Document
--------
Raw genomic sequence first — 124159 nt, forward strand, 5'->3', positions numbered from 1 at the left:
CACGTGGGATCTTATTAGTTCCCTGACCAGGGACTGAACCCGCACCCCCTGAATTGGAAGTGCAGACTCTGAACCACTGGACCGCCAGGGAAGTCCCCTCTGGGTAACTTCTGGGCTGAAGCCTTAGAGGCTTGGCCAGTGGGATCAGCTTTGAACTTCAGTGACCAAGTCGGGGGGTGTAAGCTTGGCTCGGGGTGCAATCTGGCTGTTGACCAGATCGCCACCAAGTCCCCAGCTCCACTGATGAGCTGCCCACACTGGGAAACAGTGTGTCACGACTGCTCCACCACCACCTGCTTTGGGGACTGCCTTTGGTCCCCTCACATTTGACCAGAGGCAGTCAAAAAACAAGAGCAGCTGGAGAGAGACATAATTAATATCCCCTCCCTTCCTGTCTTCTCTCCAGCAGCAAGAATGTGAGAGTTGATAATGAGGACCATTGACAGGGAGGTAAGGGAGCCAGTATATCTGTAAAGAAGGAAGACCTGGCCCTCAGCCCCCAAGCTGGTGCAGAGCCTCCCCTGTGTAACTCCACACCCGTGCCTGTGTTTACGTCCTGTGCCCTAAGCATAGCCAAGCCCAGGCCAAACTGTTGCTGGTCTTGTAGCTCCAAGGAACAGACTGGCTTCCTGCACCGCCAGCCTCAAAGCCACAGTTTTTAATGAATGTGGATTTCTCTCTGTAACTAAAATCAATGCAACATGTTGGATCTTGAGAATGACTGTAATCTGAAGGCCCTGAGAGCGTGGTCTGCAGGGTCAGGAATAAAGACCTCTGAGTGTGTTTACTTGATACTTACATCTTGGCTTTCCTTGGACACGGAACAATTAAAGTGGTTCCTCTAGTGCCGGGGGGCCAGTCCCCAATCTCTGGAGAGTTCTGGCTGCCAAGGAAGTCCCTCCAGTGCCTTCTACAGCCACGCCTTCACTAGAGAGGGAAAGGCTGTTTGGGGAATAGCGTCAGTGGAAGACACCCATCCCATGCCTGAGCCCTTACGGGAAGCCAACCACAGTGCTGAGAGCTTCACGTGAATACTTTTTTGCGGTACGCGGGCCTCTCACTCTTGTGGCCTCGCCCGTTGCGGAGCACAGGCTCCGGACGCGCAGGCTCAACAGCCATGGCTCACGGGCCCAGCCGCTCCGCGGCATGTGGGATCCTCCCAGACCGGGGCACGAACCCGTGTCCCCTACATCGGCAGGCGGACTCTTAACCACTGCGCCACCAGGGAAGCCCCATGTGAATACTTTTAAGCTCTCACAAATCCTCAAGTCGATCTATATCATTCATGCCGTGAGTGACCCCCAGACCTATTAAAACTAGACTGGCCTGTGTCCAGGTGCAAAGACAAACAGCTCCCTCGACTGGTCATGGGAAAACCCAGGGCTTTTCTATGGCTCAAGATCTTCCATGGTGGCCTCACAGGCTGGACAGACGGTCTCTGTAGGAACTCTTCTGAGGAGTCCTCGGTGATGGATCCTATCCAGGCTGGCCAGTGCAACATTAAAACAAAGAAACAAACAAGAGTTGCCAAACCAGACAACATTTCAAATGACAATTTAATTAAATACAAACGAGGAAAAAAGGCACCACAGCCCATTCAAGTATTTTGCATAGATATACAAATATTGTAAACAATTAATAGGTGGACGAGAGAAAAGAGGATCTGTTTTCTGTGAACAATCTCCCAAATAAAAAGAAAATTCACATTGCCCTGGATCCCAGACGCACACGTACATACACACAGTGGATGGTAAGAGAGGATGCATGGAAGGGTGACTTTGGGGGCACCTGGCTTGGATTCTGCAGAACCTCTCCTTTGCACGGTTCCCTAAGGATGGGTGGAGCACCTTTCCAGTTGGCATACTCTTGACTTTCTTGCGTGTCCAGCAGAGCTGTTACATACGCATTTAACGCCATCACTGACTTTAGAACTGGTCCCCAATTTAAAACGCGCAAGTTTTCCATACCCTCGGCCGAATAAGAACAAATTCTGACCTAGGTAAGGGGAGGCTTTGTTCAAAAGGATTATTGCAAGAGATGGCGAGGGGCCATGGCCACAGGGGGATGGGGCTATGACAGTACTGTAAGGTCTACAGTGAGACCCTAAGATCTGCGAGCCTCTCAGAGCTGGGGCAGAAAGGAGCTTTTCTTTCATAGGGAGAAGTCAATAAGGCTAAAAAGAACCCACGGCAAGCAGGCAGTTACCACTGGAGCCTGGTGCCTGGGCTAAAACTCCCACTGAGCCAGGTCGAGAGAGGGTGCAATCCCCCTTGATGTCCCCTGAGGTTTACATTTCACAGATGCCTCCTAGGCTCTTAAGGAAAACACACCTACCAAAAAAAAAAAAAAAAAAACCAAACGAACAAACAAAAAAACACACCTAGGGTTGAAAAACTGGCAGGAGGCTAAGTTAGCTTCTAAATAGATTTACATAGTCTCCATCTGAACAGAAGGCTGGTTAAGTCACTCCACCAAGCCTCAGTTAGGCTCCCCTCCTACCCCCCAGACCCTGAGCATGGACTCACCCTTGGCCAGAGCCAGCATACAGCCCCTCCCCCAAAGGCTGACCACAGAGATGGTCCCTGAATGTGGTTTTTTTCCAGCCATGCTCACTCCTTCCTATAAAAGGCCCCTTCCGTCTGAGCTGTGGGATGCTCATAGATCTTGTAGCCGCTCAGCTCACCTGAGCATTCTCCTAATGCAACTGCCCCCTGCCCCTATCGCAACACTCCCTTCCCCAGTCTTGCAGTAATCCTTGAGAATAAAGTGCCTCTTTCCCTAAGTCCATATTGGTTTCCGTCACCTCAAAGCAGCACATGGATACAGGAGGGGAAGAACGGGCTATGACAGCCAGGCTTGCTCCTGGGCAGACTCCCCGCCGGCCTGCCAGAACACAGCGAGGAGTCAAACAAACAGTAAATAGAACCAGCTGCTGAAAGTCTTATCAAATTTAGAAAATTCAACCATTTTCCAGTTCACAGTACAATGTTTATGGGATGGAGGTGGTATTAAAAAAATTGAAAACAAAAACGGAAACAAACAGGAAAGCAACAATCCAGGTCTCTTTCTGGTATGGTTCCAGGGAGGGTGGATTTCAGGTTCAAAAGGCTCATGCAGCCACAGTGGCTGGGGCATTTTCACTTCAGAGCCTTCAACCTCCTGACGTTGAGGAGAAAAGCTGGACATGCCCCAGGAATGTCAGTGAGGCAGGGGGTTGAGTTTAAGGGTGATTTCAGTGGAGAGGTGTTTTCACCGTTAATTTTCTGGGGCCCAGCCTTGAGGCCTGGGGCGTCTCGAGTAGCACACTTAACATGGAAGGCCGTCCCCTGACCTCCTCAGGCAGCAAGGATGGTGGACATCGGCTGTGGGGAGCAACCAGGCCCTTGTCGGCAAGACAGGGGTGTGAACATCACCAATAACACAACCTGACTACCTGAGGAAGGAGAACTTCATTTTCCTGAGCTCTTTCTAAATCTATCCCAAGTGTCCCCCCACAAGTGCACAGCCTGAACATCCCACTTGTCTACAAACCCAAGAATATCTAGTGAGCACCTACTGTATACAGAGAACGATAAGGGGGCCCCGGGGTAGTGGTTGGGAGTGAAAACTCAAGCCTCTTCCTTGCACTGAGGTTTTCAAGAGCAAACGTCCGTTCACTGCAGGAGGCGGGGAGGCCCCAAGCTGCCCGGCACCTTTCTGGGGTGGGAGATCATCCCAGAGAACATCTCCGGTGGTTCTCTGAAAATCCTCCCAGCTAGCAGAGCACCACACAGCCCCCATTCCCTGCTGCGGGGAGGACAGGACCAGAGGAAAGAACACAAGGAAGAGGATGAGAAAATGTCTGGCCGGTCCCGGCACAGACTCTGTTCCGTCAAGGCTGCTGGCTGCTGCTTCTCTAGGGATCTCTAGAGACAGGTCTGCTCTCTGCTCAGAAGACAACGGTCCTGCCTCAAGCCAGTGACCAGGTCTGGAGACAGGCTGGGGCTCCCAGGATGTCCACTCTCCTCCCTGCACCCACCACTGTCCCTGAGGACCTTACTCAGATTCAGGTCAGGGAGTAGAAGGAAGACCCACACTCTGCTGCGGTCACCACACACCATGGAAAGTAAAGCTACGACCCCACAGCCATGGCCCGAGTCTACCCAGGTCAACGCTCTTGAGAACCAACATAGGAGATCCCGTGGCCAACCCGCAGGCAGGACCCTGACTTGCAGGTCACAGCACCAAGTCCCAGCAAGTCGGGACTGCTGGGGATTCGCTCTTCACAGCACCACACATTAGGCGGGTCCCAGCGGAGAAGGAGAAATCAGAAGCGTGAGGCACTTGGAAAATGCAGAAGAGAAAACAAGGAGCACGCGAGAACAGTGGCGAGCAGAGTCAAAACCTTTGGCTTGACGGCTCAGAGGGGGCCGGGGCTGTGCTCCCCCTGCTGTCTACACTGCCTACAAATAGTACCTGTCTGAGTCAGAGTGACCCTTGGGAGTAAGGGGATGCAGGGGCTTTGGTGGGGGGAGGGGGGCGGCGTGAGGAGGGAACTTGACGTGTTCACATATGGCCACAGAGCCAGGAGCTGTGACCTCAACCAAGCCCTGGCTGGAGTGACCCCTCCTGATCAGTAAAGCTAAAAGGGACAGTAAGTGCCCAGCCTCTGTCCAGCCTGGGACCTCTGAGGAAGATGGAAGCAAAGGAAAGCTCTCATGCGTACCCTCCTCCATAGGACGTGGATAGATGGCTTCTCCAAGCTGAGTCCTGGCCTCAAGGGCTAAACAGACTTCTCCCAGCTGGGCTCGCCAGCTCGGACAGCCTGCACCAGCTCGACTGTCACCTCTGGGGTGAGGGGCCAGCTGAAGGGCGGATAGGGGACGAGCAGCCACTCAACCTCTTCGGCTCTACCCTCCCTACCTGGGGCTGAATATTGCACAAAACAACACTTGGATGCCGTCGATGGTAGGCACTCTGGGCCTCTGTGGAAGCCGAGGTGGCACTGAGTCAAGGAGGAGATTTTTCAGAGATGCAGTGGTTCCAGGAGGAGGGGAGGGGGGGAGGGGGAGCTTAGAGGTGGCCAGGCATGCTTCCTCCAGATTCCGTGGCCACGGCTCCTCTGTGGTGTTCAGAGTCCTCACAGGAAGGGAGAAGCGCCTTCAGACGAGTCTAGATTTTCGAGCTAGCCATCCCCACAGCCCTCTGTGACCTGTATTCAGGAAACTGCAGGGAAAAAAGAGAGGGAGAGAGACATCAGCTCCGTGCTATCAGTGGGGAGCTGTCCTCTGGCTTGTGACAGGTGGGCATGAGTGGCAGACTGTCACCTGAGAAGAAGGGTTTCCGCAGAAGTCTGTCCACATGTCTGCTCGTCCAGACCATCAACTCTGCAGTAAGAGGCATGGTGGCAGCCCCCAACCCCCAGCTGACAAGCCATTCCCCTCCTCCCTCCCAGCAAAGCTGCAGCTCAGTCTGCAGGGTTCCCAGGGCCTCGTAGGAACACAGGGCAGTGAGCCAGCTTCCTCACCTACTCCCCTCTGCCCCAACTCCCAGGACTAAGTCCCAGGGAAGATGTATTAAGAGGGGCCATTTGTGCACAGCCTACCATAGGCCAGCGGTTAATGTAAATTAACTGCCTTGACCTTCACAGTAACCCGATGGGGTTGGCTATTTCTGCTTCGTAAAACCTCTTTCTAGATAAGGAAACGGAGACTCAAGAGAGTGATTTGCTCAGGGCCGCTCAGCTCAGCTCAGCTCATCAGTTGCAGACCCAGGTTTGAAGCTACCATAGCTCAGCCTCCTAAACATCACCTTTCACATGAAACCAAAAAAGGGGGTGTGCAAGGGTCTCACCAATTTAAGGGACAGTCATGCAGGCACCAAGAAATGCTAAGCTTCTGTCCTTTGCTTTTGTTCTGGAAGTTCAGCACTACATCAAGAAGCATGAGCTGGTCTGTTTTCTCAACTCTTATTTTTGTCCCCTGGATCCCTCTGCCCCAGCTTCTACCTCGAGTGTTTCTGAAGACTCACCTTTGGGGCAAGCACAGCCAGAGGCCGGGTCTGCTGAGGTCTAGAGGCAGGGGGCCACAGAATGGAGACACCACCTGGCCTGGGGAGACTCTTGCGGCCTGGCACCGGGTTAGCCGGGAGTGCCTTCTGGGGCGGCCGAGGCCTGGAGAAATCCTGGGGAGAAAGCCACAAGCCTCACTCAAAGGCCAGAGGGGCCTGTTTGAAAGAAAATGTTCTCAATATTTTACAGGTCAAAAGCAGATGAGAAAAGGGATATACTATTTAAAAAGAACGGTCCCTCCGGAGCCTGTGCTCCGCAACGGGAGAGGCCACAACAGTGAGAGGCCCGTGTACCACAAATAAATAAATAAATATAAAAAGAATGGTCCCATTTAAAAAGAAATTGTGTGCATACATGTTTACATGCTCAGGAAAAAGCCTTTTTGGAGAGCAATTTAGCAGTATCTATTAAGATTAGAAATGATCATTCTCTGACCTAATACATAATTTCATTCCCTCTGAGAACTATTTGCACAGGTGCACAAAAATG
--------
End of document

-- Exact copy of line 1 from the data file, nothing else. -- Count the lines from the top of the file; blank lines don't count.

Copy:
Raw genomic sequence first — 124159 nt, forward strand, 5'->3', positions numbered from 1 at the left: